# How are interest rates calculated yearly?

I once thought interest rates were a monthly charge. For instance a 5% interest rate means 5% of the loan added to the principal every month.

Then I thought it was an annual charge that remains the same for the duration of the loan. So a 5% interest rate for a 100,000 dollar loan would be 5,000 a year.Is this correct? Or is the interest rate charged on the current balance? If so what is the formula for calculating something that decreases yearly? Very confused.

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• Interest rate is usually applied from each payment, recalculated based on the unpaid balance.

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• Use TMV (time value of money) formulas - in excel, on calculators, or in actual math form. For a decreasing balance: Amount owed x (1 + interest rate based on the days interest due) = New amt due ... then subtract the payment you make, and that = the new balance you will be paying interest on the next time you make a payment.  {Work with it, and it will become clear.}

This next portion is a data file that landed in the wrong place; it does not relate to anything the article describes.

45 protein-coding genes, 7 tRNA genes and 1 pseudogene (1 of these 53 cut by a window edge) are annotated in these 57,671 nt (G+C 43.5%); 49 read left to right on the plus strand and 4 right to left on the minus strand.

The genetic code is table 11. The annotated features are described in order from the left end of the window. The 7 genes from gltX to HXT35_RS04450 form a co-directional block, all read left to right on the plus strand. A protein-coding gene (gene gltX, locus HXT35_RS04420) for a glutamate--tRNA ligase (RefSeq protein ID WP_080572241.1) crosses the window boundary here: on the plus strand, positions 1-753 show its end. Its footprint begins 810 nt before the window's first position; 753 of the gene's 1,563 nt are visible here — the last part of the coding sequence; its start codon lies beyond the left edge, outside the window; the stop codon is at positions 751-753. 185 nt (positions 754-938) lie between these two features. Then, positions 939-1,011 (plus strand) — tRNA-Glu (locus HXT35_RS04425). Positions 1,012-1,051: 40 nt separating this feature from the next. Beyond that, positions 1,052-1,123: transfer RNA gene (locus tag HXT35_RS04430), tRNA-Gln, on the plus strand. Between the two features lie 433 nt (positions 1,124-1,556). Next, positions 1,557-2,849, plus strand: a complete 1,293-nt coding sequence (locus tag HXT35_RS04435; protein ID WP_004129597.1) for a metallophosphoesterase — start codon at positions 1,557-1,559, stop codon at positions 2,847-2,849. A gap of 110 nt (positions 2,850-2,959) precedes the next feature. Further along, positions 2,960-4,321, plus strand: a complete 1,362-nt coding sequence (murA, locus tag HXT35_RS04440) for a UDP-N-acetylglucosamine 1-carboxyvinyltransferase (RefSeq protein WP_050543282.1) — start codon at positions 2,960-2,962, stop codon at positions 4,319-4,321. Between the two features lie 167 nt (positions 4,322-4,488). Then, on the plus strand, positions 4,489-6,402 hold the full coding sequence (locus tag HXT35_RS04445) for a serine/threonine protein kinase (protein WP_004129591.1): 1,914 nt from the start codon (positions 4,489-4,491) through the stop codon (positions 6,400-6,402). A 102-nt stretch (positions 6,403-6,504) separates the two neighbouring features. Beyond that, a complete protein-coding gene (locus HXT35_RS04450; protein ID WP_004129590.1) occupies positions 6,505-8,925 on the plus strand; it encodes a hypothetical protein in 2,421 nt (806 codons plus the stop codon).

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• Interest rates have two components.

Annual percentage rate

Compound date (simple, daily, monthly, annually).

If your interest rate is 5% APR (annual percentage rate) and has simple interest or compounded annually, then you are correct that 5% is 5% but most loans have daily compounding.  Which is

5% / 365 or .000189 per day.

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• The current balance. So when the balance is 100,000 and the rate is 5%, it's 5,000 a year. When the balance is 20,000 and the is 5%, it's 1,000 a year.

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